</revision>
<revision>
<revnumber>0.1.0</revnumber>
<date>2002-10-01</date>
<revremark>Initial conversion from FAQ database.</revremark>
</revision>
</revhistory>
-->
</articleinfo>
&START;
&GENERAL;
&DEPENDENCIES;
&GETTING;
&USING;
&TROUBLESHOOTING;
&GIT;
&DEVELOPING;
&LEGAL;
</article>
<sect1 id="chapter-general">
<title id="title-general">General</title>
<qandaset defaultlabel="qanda">
<qandaentry>
<question id="general-media-player">
<para>Is GStreamer a media player ?</para>
</question>
<answer>
<para>
No, GStreamer is a development framework for creating applications like
media players, video editors, streaming media broadcasters and so on.
That said, very good media players can easily be built on top
of GStreamer especially when using the high-level object called playbin.
</para>
</answer>
</qandaentry>
<qandaentry>
<question id="general-why-c">
<para>
Why is GStreamer written in C ? Why not C++/Objective-C/... ?
</para>
</question>
<answer>
<para>
We like C. Aside from "personal preference", there are a number of technical
reasons why C is nice in this project:
<itemizedlist>
<listitem><para>C is extremely portable.</para></listitem>
<listitem><para>C is fast.</para></listitem>
<listitem><para>It is easy to make language bindings for libraries written in C.
</para></listitem>
<listitem><para>The GObject object system provided by GLib implements objects in C,
in a portable, powerful way. This library provides for introspection and
runtime dynamic typing. It is a full OO system, but without the syntactic
sugar. If you want sugar, take a look at
<ulink url="http://live.gnome.org/Vala">Vala</ulink>.</para></listitem>
<listitem><para>Use of C integrates nicely with Gtk+ and GNOME. Some people like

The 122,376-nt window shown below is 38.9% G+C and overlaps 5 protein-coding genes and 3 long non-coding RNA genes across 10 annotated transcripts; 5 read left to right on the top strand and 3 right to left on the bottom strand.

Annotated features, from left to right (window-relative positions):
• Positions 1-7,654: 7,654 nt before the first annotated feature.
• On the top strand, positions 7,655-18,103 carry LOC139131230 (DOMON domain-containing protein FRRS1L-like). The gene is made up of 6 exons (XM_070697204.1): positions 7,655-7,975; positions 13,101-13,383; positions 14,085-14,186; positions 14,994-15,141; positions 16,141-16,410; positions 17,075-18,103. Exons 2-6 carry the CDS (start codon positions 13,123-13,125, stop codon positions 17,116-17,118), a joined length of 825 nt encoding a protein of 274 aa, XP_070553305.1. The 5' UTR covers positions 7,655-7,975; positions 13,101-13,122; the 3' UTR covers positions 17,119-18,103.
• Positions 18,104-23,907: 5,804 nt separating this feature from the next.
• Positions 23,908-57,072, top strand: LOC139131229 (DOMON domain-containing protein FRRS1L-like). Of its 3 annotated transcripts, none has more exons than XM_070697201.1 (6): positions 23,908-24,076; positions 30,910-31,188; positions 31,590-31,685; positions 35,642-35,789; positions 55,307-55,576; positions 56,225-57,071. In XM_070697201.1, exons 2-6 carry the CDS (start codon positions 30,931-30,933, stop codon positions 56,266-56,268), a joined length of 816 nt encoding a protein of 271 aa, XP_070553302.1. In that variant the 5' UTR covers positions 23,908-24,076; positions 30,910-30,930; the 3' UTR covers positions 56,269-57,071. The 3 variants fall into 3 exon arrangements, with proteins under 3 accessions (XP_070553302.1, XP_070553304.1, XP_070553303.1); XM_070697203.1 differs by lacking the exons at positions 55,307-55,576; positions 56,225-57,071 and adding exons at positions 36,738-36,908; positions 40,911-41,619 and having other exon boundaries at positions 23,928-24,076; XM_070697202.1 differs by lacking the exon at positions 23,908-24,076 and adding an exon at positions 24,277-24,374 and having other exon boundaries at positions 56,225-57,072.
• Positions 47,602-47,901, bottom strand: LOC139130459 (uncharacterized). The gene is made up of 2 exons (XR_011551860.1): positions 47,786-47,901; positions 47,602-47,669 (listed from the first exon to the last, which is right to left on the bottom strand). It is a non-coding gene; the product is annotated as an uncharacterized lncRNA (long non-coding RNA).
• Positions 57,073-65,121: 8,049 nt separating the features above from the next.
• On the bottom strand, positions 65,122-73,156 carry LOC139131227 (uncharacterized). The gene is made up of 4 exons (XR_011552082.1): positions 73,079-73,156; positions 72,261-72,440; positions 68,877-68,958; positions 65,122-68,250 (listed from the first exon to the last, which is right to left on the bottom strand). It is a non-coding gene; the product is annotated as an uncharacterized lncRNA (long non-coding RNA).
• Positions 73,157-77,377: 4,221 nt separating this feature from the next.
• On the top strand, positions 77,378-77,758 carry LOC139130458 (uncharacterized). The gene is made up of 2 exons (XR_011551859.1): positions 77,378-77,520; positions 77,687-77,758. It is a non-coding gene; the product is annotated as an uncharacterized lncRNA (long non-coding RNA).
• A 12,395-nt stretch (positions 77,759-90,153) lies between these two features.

this a lot, but neither Gtk+ nor GNOME are required by GStreamer.</para></listitem>
</itemizedlist>
</para>
<para>
So, in closing, we like C. If you don't, that's fine; if you still want to
help out on GStreamer, we always need more language binding people. And if
not, don't bother us; we're working :-)
</para>
</answer>
</qandaentry>
<qandaentry>
<question id="general-applications">
<para>What applications are available for GStreamer ?</para>
</question>
<answer>
<para>
Many media player applications have chosen GStreamer for their backend.
Also a couple of media format conversion tools have been written using the powers of GStreamer.
With the advent of GStreamer-0.10 several media editing applications have been started.
</para>
<para>
For a list of projects, look at the
<ulink url="http://gstreamer.freedesktop.org/apps/">application list</ulink>
on the GStreamer project website.
</para>
</answer>
</qandaentry>
<qandaentry>
<question id="general-format">
<para>Does GStreamer support the format of my media files?</para>
</question>
<answer>
<para>
GStreamer aims to support every format imaginable, but that doesn't mean the
developers have managed to achieve that aim yet. If a GStreamer enabled
application doesn't play back your files, you can help us solve that problem
by <ulink url="http://bugzilla.gnome.org">filing an enhancement request
bug</ulink> for that format. If you have it, please provide:
<itemizedlist>
<listitem><para>links to other players, preferably Open Source and working
on Unix</para></listitem>
<listitem><para>links to explanations of the format.</para></listitem>
<listitem><para>ways to obtain mediafiles in that format to test.
</para></listitem>
</itemizedlist>
</para>
</answer>
</qandaentry>
<qandaentry>
<question id="general-licensing">
<para>
What are the exact licensing terms for GStreamer and its plugins ?
</para>
</question>
<answer>
<para>
All of GStreamer, including our own plugin code, is licensed under the
<ulink url="http://www.gnu.org/licenses/lgpl-2.1.html">GNU LGPL 2.1</ulink> license.
Some of the libraries we use for some of the plugins are however under the
GPL, which means that those plugins can not be used by a non-GPL-compatible
application.
</para>
<para>
As part of the GStreamer source download you find a file called